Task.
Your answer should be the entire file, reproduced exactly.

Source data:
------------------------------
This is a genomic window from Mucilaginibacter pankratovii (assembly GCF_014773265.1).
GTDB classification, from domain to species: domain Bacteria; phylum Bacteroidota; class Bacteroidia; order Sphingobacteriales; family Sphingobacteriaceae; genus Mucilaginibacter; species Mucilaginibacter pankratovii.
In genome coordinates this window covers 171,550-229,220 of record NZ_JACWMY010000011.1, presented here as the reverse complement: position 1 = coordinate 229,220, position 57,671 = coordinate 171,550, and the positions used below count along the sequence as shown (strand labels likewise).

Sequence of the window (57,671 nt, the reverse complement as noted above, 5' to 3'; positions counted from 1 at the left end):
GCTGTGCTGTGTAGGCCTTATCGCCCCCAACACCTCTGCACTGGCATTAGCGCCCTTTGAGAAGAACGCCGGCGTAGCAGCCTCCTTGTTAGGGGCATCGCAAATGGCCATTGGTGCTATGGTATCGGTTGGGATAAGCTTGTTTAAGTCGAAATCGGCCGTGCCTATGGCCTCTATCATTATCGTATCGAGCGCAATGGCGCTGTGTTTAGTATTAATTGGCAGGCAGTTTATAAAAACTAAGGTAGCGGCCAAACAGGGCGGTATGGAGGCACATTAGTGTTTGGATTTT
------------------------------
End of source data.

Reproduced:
This is a genomic window from Mucilaginibacter pankratovii (assembly GCF_014773265.1).
GTDB classification, from domain to species: domain Bacteria; phylum Bacteroidota; class Bacteroidia; order Sphingobacteriales; family Sphingobacteriaceae; genus Mucilaginibacter; species Mucilaginibacter pankratovii.
In genome coordinates this window covers 171,550-229,220 of record NZ_JACWMY010000011.1, presented here as the reverse complement: position 1 = coordinate 229,220, position 57,671 = coordinate 171,550, and the positions used below count along the sequence as shown (strand labels likewise).

Sequence of the window (57,671 nt, the reverse complement as noted above, 5' to 3'; positions counted from 1 at the left end):
GCTGTGCTGTGTAGGCCTTATCGCCCCCAACACCTCTGCACTGGCATTAGCGCCCTTTGAGAAGAACGCCGGCGTAGCAGCCTCCTTGTTAGGGGCATCGCAAATGGCCATTGGTGCTATGGTATCGGTTGGGATAAGCTTGTTTAAGTCGAAATCGGCCGTGCCTATGGCCTCTATCATTATCGTATCGAGCGCAATGGCGCTGTGTTTAGTATTAATTGGCAGGCAGTTTATAAAAACTAAGGTAGCGGCCAAACAGGGCGGTATGGAGGCACATTAGTGTTTGGATTTT